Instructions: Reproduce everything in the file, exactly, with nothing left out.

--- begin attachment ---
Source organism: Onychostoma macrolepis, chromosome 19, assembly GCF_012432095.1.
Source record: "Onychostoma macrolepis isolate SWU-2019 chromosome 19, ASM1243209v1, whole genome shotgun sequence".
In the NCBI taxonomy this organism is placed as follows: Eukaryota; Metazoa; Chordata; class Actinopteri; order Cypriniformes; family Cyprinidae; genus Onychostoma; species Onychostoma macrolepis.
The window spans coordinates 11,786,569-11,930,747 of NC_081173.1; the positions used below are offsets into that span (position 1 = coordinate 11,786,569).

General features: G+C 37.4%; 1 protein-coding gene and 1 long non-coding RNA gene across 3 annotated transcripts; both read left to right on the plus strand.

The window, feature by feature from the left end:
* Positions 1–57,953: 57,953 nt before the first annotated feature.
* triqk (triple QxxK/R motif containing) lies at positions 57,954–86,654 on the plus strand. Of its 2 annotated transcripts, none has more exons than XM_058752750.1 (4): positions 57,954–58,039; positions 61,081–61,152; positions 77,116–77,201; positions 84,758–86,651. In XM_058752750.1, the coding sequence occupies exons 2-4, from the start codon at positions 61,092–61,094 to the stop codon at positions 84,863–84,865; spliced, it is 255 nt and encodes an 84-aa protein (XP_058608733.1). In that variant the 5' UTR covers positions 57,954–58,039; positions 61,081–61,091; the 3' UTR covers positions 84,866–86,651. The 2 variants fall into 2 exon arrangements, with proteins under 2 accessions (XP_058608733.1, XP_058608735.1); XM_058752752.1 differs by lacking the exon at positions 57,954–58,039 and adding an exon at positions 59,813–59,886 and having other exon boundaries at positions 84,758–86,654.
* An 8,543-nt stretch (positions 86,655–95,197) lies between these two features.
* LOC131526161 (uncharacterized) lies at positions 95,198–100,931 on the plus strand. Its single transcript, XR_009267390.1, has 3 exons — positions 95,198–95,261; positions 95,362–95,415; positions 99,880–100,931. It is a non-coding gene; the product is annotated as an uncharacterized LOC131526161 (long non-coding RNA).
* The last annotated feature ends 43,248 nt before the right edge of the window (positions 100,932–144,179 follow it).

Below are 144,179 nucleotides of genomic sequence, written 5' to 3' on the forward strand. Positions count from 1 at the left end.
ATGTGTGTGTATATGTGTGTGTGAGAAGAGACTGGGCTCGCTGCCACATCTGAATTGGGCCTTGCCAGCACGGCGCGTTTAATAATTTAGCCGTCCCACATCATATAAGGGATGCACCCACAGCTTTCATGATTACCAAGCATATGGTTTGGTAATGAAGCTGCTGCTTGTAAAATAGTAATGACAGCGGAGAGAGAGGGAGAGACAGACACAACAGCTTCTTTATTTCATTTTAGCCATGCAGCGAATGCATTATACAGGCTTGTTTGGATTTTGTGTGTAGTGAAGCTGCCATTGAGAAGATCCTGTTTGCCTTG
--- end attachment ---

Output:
Source organism: Onychostoma macrolepis, chromosome 19, assembly GCF_012432095.1.
Source record: "Onychostoma macrolepis isolate SWU-2019 chromosome 19, ASM1243209v1, whole genome shotgun sequence".
In the NCBI taxonomy this organism is placed as follows: Eukaryota; Metazoa; Chordata; class Actinopteri; order Cypriniformes; family Cyprinidae; genus Onychostoma; species Onychostoma macrolepis.
The window spans coordinates 11,786,569-11,930,747 of NC_081173.1; the positions used below are offsets into that span (position 1 = coordinate 11,786,569).

General features: G+C 37.4%; 1 protein-coding gene and 1 long non-coding RNA gene across 3 annotated transcripts; both read left to right on the plus strand.

The window, feature by feature from the left end:
* Positions 1–57,953: 57,953 nt before the first annotated feature.
* triqk (triple QxxK/R motif containing) lies at positions 57,954–86,654 on the plus strand. Of its 2 annotated transcripts, none has more exons than XM_058752750.1 (4): positions 57,954–58,039; positions 61,081–61,152; positions 77,116–77,201; positions 84,758–86,651. In XM_058752750.1, the coding sequence occupies exons 2-4, from the start codon at positions 61,092–61,094 to the stop codon at positions 84,863–84,865; spliced, it is 255 nt and encodes an 84-aa protein (XP_058608733.1). In that variant the 5' UTR covers positions 57,954–58,039; positions 61,081–61,091; the 3' UTR covers positions 84,866–86,651. The 2 variants fall into 2 exon arrangements, with proteins under 2 accessions (XP_058608733.1, XP_058608735.1); XM_058752752.1 differs by lacking the exon at positions 57,954–58,039 and adding an exon at positions 59,813–59,886 and having other exon boundaries at positions 84,758–86,654.
* An 8,543-nt stretch (positions 86,655–95,197) lies between these two features.
* LOC131526161 (uncharacterized) lies at positions 95,198–100,931 on the plus strand. Its single transcript, XR_009267390.1, has 3 exons — positions 95,198–95,261; positions 95,362–95,415; positions 99,880–100,931. It is a non-coding gene; the product is annotated as an uncharacterized LOC131526161 (long non-coding RNA).
* The last annotated feature ends 43,248 nt before the right edge of the window (positions 100,932–144,179 follow it).

Below are 144,179 nucleotides of genomic sequence, written 5' to 3' on the forward strand. Positions count from 1 at the left end.
ATGTGTGTGTATATGTGTGTGTGAGAAGAGACTGGGCTCGCTGCCACATCTGAATTGGGCCTTGCCAGCACGGCGCGTTTAATAATTTAGCCGTCCCACATCATATAAGGGATGCACCCACAGCTTTCATGATTACCAAGCATATGGTTTGGTAATGAAGCTGCTGCTTGTAAAATAGTAATGACAGCGGAGAGAGAGGGAGAGACAGACACAACAGCTTCTTTATTTCATTTTAGCCATGCAGCGAATGCATTATACAGGCTTGTTTGGATTTTGTGTGTAGTGAAGCTGCCATTGAGAAGATCCTGTTTGCCTTG